DBowling wrote: Kurieuo wrote: DBowling wrote:
Kurieuo wrote:You'll have to further explain, as I'm unclear on your points being made. That is, how such (Genesis 1:26-27 related to Genesis 2-3, different narrative [though I'd say same narrative, different focus]) indicates a lineage outside of Adam and Eve.
Sure... And for this we go back again to sequence of events
I think its pretty clear that Genesis 1:26-27 refers to the creation of mankind - Let's say somewhere around 200,000 years ago in Africa.
Then if we look at Scripture (and Mesopotamian history) we can place the historical Adam in Mesopotamia somewhere around 5,500 BC. (Remember Cain's city?... the dates for the earliest known Mesopotamian cities are significant in identifying approximate dates for when Cain would have built his city... and BTW those dates are consistent with the Scriptural genealogical dates.)
So if the Genesis 1:26-27 creation of mankind (200,000 years ago)
sequentially took place some time before the appearance of Adam and Eve in Genesis 2-3 (5,500 BC)
Then by definition there were other lines of humanity present on earth at the time of Adam and Eve.
DB, are sure you can see you're not letting science guide what you find acceptable?
As I said earlier, I believe that both Special Revelation and natural revelation are truth. Therefore, I am inclined to accept an interpretation of Special Revelation that is consistent with natural revelation, and an interpretation of natural revelation that is consistent with Special Revelation.
Of course, most of us do here. Such doesn't mean we shouldn't constantly remain aware to how our readings may be prejudiced. I fear you're letting you extra-Biblical sources guide your interpretation. We all do, but such is really causing all sorts of Scriptural gymnastics here and there, to bend Scripture to a certain view. (one I see as unnecessary, science appears on our side so far as evidence for "consciousness" and a higher spirituality is concerned)
K wrote:It seems then that Romans 5:12, as we take Heiser to understand it, works against how some interpret him on Genesis 1-2. That is, if one posits these human genealogies outside of Adam and Eve lived much earlier. Interestingly, I don't see Heiser ever say that such genealogies existed much, much, earlier on. So then, Heiser doesn't contradict himself necessarily in what I've read of him on this issue. God still could have created other human lineages aside from Adam and Eve (according to Heiser's views), but they must have been created also at around the same time (unless we are to believe individuals lived for over a 100,000 years). For, it wasn't until Adam sinned, that death came upon all humanity.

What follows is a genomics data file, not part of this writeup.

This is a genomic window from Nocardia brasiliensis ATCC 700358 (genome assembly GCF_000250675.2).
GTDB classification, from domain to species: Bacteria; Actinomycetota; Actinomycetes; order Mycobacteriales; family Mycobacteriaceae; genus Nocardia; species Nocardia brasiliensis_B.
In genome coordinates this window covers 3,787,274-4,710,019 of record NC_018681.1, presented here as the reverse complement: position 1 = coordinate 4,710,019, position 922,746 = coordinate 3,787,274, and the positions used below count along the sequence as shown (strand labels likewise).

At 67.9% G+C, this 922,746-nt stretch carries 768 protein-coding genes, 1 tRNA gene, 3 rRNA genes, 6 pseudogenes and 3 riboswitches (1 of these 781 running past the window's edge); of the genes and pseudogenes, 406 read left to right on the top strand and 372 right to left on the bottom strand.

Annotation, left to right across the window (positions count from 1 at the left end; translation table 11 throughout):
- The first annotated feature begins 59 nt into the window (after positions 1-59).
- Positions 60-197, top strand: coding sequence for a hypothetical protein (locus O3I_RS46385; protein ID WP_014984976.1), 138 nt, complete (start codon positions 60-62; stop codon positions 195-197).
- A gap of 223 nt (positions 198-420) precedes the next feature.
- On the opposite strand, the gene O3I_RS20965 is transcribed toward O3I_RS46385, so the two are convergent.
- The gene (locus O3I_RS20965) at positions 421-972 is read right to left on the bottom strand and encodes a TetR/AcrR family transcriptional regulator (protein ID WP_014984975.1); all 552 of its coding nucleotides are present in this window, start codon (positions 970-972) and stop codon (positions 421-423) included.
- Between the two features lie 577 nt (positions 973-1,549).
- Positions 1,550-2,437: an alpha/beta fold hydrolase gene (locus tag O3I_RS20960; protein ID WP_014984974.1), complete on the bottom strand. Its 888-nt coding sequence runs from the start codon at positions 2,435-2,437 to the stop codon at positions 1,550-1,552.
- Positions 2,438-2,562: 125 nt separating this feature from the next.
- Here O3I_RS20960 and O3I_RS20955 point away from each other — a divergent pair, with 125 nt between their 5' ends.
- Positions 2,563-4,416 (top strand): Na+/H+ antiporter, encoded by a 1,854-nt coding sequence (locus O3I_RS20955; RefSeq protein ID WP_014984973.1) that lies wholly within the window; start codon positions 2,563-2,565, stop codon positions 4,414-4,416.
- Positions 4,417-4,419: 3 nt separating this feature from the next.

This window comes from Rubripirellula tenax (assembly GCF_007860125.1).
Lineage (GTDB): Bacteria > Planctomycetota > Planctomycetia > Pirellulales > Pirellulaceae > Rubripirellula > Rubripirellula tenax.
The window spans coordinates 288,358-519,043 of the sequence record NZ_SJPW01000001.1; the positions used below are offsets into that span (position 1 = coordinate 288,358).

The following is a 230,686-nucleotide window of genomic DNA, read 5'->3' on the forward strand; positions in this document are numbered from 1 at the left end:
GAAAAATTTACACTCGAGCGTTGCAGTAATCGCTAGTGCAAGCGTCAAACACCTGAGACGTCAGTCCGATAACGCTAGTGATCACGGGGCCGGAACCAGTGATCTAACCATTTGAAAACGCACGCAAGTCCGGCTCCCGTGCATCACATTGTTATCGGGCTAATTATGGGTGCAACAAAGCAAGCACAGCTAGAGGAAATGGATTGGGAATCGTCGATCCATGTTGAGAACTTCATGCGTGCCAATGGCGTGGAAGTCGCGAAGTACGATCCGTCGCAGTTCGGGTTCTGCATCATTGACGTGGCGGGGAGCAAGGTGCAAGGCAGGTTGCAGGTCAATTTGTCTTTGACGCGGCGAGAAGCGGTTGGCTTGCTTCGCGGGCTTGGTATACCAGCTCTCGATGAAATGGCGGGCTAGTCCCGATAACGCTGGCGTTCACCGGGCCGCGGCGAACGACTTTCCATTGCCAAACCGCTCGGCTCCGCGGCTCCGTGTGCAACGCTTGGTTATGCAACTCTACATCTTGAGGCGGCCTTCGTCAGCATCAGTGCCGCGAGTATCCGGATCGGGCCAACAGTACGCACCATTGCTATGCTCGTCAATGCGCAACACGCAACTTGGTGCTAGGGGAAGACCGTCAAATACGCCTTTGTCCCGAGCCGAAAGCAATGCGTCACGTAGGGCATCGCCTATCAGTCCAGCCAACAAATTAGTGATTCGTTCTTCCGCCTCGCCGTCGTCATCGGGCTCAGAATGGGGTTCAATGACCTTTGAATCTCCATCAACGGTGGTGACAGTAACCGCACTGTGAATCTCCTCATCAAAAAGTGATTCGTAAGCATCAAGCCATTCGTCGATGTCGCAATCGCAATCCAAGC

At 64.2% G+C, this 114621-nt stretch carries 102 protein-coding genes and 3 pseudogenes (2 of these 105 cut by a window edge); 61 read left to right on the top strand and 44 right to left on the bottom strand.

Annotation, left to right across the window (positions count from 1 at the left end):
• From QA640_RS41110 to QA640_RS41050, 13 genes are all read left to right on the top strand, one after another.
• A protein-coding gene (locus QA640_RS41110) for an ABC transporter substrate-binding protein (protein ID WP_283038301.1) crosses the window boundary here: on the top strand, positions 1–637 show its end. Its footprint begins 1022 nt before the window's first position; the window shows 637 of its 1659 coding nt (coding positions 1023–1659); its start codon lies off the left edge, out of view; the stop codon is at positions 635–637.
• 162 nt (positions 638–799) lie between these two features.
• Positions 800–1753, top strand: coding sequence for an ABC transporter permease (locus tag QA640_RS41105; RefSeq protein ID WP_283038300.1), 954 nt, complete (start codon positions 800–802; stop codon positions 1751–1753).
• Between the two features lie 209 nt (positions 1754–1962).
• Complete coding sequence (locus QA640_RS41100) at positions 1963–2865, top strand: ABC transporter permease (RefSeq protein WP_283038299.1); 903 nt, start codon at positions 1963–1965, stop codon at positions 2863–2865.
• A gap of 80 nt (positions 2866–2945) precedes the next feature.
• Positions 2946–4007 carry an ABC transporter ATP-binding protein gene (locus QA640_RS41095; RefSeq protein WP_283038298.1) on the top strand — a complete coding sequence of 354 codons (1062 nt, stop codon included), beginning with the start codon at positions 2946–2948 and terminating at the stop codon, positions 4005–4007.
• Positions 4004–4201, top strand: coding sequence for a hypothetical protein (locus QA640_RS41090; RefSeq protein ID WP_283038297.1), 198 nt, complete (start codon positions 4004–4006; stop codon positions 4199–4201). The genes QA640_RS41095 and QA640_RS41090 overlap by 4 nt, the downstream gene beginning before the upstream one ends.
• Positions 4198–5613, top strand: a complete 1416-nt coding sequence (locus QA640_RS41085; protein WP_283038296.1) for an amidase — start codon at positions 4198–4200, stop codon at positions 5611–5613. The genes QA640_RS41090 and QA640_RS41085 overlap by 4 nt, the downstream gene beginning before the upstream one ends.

The part of Heiser's argument that I embrace is the Scriptural basis for the existence of humanity before and separate from the lineage of Adam.
Here's my take on Romans 5:12.
One of the implications of the story of the Fall (at least from my perspective) is that prior to the Fall humanity did not know good and evil. According to Genesis 4, after Adam and Eve disobeyed God then their "eyes were opened" and they came to understand "good and evil".
So when Romans 5:12 says that by one man sin entered the world, my understanding is that the Fall didn't just affect Adam and Eve, it affected all humanity, so that the eyes of all humanity were opened and all humanity came to understand "good and evil". And thus through the disobedience of Adam, sin entered the world of humanity.
Regarding the death mentioned in Romans 5:12, I think we have discussed that before. I do not believe the death mentioned in Romans 5:12 is a reference to physical death. I believe it is a reference to spiritual death.
Without repeating too much of our previous discussions. The necessity for a tree of life in the garden of Eden is one of multiple indicators in Scripture that man prior to the Fall was physically mortal, and the tree of life in the garden was put there as an antidote to mankind's inherent mortality. So if mankind was mortal prior to the Fall then the death that passed to all men due to the Fall was not physical death.
Also, according to Romans 5:12 the death that resulted from the Fall specifically affected humanity. This is consistent with 'spiritual death' since humans are the only creatures on the planet who experience spiritual death, as opposed to physical death which affects all living things and is not unique to humanity.
So from my perspective
Prior to the Fall, mankind did not "know good and evil"
Adam and Eve were the first two humans to enter into personal relationship with the One True God.
When Adam and Eve sinned against God...
- their eyes were opened
- they came to know good and evil
- sin entered the world
- spiritual death spread to all men
Thus the need for a Savior to redeem fallen humanity.
Did we discuss Romans 5:12 before? I don't recall that we did, not here. Perhaps elsewhere, but I discuss many things so could have forgotten your beliefs in which case I apologise.
I do recall opening a thread to unpack "death" due to sin specifically. There, I explained that "physical death" is like a sign for the real death that can happen which it was modelled upon -- "spiritual death". The real death we may suffer, is death from God, God casting us out of His kingdom and our being cut off forever. That
, is true death, the DEATH which even swallows up death itself. (Rev. 20:14) Physical death, serves as a pointer, to the true death that can happen. So it's not like you can have the physical without the spiritual.